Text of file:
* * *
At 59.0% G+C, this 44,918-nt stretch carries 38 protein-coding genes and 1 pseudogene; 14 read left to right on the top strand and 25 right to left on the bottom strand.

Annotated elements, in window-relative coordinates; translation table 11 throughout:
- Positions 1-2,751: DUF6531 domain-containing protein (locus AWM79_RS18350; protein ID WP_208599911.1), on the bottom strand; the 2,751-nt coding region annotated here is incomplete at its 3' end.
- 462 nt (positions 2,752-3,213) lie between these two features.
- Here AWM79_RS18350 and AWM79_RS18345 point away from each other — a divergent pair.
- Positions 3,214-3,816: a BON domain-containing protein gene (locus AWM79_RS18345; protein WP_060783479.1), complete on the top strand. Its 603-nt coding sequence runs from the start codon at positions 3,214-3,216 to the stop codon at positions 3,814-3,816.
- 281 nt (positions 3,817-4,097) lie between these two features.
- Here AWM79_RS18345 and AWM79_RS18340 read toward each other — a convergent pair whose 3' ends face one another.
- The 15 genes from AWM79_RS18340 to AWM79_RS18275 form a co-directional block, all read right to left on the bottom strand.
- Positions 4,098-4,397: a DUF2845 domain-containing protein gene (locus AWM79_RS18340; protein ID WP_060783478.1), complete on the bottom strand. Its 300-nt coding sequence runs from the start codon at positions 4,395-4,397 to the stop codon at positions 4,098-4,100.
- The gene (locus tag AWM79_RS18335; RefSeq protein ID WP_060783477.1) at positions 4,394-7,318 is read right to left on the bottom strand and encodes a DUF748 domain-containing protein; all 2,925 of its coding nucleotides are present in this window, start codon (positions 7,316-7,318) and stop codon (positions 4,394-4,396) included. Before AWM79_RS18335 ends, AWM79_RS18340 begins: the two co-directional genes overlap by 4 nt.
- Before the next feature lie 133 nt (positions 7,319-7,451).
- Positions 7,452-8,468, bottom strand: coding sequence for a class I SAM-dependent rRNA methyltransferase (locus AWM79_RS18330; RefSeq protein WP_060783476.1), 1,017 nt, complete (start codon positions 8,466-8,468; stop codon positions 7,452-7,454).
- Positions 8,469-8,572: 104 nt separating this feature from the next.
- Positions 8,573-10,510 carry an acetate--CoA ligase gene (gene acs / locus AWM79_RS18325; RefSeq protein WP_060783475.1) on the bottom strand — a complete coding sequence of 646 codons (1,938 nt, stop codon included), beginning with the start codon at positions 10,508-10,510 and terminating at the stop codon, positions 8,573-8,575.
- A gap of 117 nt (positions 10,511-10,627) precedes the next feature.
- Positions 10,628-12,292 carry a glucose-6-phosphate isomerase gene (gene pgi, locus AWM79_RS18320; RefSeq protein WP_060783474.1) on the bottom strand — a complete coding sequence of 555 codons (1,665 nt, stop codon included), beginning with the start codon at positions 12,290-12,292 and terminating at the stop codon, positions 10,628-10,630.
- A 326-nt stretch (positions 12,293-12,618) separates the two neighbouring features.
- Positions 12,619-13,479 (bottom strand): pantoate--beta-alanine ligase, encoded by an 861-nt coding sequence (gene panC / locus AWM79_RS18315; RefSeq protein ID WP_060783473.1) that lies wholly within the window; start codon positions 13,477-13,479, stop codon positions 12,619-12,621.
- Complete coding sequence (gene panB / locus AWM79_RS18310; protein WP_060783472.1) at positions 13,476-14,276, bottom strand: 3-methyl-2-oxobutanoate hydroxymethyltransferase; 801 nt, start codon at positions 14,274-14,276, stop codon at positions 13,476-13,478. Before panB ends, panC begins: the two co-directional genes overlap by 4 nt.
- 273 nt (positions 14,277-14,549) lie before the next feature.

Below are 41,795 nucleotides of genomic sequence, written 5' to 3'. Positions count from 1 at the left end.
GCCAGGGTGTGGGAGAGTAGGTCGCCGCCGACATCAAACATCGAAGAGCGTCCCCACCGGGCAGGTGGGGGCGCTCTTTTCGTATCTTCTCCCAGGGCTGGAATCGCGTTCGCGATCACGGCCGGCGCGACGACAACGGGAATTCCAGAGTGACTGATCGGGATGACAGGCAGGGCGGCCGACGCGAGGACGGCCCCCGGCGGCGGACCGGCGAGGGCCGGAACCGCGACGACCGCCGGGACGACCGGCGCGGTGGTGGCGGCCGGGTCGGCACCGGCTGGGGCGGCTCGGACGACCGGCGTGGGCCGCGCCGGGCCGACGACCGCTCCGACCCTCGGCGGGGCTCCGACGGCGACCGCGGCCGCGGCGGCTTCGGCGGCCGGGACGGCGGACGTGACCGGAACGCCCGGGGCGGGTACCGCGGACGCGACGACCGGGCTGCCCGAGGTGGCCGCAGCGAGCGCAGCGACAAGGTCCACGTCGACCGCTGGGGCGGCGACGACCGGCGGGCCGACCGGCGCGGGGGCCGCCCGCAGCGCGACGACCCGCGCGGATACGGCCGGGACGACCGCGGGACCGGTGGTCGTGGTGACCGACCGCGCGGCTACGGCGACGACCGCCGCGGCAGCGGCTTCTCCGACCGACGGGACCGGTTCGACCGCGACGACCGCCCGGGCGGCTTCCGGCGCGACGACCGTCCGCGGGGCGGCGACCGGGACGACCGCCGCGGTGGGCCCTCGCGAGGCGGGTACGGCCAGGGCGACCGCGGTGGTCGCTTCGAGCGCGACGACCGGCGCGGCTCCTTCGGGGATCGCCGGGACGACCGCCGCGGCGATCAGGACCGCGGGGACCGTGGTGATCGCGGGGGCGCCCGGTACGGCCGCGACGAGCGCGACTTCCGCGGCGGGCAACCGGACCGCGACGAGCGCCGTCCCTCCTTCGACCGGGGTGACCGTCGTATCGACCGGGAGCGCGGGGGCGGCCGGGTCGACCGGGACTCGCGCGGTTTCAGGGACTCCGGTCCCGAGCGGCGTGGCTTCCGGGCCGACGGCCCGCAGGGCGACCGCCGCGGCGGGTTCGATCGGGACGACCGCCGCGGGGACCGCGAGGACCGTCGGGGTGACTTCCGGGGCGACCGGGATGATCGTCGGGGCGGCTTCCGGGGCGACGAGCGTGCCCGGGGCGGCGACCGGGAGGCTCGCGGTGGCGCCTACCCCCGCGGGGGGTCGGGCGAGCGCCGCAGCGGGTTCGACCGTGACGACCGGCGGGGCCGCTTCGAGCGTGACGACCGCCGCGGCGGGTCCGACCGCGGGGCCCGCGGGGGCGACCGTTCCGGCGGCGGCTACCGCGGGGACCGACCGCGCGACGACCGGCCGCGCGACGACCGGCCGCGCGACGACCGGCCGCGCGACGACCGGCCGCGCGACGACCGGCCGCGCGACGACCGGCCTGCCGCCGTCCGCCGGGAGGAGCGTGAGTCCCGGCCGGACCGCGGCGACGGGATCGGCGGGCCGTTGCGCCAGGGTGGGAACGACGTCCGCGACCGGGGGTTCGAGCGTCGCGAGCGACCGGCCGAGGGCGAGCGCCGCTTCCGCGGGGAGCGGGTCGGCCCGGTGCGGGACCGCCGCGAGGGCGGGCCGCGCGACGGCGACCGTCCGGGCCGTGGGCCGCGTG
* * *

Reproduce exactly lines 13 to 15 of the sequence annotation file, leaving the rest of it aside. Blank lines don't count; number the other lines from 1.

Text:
- Positions 7,452-8,468, bottom strand: coding sequence for a class I SAM-dependent rRNA methyltransferase (locus AWM79_RS18330; RefSeq protein WP_060783476.1), 1,017 nt, complete (start codon positions 8,466-8,468; stop codon positions 7,452-7,454).
- Positions 8,469-8,572: 104 nt separating this feature from the next.
- Positions 8,573-10,510 carry an acetate--CoA ligase gene (gene acs / locus AWM79_RS18325; RefSeq protein WP_060783475.1) on the bottom strand — a complete coding sequence of 646 codons (1,938 nt, stop codon included), beginning with the start codon at positions 10,508-10,510 and terminating at the stop codon, positions 8,573-8,575.